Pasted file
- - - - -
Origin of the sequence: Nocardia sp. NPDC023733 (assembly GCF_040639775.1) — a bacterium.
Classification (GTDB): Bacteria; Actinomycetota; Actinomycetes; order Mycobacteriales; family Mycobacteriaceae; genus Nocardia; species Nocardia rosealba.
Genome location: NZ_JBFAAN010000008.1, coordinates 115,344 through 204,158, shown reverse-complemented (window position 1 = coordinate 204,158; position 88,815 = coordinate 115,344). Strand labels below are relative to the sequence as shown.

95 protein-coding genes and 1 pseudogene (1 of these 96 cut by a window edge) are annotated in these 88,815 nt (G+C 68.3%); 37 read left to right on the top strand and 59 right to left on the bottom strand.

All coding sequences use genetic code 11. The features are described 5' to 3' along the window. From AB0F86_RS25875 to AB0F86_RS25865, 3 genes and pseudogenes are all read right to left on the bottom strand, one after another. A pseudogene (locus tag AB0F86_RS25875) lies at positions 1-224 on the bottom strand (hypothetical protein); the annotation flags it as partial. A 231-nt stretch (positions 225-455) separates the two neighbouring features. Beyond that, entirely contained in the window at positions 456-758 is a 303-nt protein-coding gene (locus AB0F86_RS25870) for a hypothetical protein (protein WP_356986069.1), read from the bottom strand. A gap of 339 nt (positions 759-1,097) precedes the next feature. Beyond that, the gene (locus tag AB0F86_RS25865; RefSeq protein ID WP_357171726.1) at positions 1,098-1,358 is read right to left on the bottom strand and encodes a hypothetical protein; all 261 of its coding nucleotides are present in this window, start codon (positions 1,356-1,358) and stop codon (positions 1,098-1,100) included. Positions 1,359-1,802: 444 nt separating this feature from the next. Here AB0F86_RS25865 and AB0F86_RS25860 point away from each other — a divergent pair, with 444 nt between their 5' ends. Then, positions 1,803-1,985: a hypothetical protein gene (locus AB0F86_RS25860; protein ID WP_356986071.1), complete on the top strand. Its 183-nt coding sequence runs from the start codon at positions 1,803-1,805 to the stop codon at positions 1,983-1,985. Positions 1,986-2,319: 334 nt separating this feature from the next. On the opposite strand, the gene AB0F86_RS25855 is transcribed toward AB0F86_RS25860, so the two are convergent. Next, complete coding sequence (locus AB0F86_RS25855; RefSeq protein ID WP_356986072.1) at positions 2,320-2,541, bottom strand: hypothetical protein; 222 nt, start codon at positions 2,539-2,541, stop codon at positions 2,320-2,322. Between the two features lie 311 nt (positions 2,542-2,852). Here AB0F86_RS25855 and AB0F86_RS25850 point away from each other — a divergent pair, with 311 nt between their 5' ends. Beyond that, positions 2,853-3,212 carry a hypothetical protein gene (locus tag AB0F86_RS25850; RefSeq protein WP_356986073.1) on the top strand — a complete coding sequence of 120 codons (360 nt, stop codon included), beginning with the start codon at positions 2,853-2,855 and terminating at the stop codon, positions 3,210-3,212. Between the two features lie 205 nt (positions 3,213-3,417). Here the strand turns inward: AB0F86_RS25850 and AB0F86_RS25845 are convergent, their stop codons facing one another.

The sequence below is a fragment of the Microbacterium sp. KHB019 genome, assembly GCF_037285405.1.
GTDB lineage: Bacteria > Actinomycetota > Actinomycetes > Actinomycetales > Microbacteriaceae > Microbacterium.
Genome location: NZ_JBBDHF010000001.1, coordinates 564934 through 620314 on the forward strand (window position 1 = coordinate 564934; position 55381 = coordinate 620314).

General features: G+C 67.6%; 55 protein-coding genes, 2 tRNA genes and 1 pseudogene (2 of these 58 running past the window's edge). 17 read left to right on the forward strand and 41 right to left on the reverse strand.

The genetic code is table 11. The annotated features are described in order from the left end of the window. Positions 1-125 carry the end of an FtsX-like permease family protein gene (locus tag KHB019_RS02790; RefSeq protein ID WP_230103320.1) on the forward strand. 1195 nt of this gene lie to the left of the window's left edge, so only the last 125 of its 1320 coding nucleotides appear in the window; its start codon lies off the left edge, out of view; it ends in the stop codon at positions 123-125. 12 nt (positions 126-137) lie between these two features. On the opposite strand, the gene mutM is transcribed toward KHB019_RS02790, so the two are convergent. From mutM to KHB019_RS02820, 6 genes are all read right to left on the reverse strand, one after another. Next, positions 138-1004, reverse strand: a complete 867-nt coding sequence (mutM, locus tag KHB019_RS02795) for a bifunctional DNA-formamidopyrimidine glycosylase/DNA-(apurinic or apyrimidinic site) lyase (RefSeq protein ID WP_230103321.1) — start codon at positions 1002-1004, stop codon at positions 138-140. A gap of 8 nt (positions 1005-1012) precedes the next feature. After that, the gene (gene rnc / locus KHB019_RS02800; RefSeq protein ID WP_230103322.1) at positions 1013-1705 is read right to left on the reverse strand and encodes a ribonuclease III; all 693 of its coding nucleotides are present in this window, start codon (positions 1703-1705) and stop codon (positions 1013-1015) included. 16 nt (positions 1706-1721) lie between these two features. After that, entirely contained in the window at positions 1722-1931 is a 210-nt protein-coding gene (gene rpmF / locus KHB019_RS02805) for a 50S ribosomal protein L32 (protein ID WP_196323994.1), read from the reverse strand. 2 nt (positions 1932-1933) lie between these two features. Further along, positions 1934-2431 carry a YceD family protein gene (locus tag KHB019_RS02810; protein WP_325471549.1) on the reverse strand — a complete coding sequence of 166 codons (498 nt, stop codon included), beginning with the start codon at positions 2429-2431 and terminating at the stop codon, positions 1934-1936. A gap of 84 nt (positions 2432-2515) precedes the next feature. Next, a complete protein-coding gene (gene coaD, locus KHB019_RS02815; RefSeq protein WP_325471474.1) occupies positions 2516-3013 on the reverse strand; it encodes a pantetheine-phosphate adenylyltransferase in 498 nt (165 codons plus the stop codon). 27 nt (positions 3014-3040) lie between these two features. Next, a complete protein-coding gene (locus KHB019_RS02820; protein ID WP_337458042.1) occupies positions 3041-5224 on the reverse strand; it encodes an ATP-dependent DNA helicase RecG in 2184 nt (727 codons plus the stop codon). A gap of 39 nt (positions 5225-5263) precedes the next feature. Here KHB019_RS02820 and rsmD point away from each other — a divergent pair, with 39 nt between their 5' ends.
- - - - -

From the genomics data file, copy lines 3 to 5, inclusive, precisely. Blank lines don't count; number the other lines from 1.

Genome location: NZ_JBFAAN010000008.1, coordinates 115,344 through 204,158, shown reverse-complemented (window position 1 = coordinate 204,158; position 88,815 = coordinate 115,344). Strand labels below are relative to the sequence as shown.

95 protein-coding genes and 1 pseudogene (1 of these 96 cut by a window edge) are annotated in these 88,815 nt (G+C 68.3%); 37 read left to right on the top strand and 59 right to left on the bottom strand.

All coding sequences use genetic code 11. The features are described 5' to 3' along the window. From AB0F86_RS25875 to AB0F86_RS25865, 3 genes and pseudogenes are all read right to left on the bottom strand, one after another. A pseudogene (locus tag AB0F86_RS25875) lies at positions 1-224 on the bottom strand (hypothetical protein); the annotation flags it as partial. A 231-nt stretch (positions 225-455) separates the two neighbouring features. Beyond that, entirely contained in the window at positions 456-758 is a 303-nt protein-coding gene (locus AB0F86_RS25870) for a hypothetical protein (protein WP_356986069.1), read from the bottom strand. A gap of 339 nt (positions 759-1,097) precedes the next feature. Beyond that, the gene (locus tag AB0F86_RS25865; RefSeq protein ID WP_357171726.1) at positions 1,098-1,358 is read right to left on the bottom strand and encodes a hypothetical protein; all 261 of its coding nucleotides are present in this window, start codon (positions 1,356-1,358) and stop codon (positions 1,098-1,100) included. Positions 1,359-1,802: 444 nt separating this feature from the next. Here AB0F86_RS25865 and AB0F86_RS25860 point away from each other — a divergent pair, with 444 nt between their 5' ends. Then, positions 1,803-1,985: a hypothetical protein gene (locus AB0F86_RS25860; protein ID WP_356986071.1), complete on the top strand. Its 183-nt coding sequence runs from the start codon at positions 1,803-1,805 to the stop codon at positions 1,983-1,985. Positions 1,986-2,319: 334 nt separating this feature from the next. On the opposite strand, the gene AB0F86_RS25855 is transcribed toward AB0F86_RS25860, so the two are convergent. Next, complete coding sequence (locus AB0F86_RS25855; RefSeq protein ID WP_356986072.1) at positions 2,320-2,541, bottom strand: hypothetical protein; 222 nt, start codon at positions 2,539-2,541, stop codon at positions 2,320-2,322. Between the two features lie 311 nt (positions 2,542-2,852). Here AB0F86_RS25855 and AB0F86_RS25850 point away from each other — a divergent pair, with 311 nt between their 5' ends. Beyond that, positions 2,853-3,212 carry a hypothetical protein gene (locus tag AB0F86_RS25850; RefSeq protein WP_356986073.1) on the top strand — a complete coding sequence of 120 codons (360 nt, stop codon included), beginning with the start codon at positions 2,853-2,855 and terminating at the stop codon, positions 3,210-3,212. Between the two features lie 205 nt (positions 3,213-3,417). Here the strand turns inward: AB0F86_RS25850 and AB0F86_RS25845 are convergent, their stop codons facing one another.